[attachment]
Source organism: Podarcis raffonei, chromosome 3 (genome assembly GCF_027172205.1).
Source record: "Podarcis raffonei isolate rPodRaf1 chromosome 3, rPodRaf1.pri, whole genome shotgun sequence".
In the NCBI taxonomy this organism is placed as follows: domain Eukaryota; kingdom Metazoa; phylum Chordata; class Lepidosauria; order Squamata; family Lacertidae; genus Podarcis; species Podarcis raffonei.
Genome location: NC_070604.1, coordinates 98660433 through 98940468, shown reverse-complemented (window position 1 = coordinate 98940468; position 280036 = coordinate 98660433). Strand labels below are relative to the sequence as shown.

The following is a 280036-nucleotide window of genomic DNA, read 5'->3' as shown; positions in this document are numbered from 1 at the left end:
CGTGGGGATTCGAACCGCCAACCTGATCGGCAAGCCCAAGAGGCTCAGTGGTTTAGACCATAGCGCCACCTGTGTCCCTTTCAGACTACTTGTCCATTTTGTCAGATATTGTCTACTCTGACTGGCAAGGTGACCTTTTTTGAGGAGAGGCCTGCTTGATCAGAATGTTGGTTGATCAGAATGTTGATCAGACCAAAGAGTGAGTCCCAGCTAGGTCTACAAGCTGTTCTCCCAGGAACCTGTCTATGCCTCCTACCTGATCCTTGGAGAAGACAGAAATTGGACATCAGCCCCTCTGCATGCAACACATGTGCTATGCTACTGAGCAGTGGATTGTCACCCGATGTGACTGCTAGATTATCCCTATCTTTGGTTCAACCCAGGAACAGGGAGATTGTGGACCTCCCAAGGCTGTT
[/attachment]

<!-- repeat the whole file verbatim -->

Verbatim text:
Source organism: Podarcis raffonei, chromosome 3 (genome assembly GCF_027172205.1).
Source record: "Podarcis raffonei isolate rPodRaf1 chromosome 3, rPodRaf1.pri, whole genome shotgun sequence".
In the NCBI taxonomy this organism is placed as follows: domain Eukaryota; kingdom Metazoa; phylum Chordata; class Lepidosauria; order Squamata; family Lacertidae; genus Podarcis; species Podarcis raffonei.
Genome location: NC_070604.1, coordinates 98660433 through 98940468, shown reverse-complemented (window position 1 = coordinate 98940468; position 280036 = coordinate 98660433). Strand labels below are relative to the sequence as shown.

The following is a 280036-nucleotide window of genomic DNA, read 5'->3' as shown; positions in this document are numbered from 1 at the left end:
CGTGGGGATTCGAACCGCCAACCTGATCGGCAAGCCCAAGAGGCTCAGTGGTTTAGACCATAGCGCCACCTGTGTCCCTTTCAGACTACTTGTCCATTTTGTCAGATATTGTCTACTCTGACTGGCAAGGTGACCTTTTTTGAGGAGAGGCCTGCTTGATCAGAATGTTGGTTGATCAGAATGTTGATCAGACCAAAGAGTGAGTCCCAGCTAGGTCTACAAGCTGTTCTCCCAGGAACCTGTCTATGCCTCCTACCTGATCCTTGGAGAAGACAGAAATTGGACATCAGCCCCTCTGCATGCAACACATGTGCTATGCTACTGAGCAGTGGATTGTCACCCGATGTGACTGCTAGATTATCCCTATCTTTGGTTCAACCCAGGAACAGGGAGATTGTGGACCTCCCAAGGCTGTT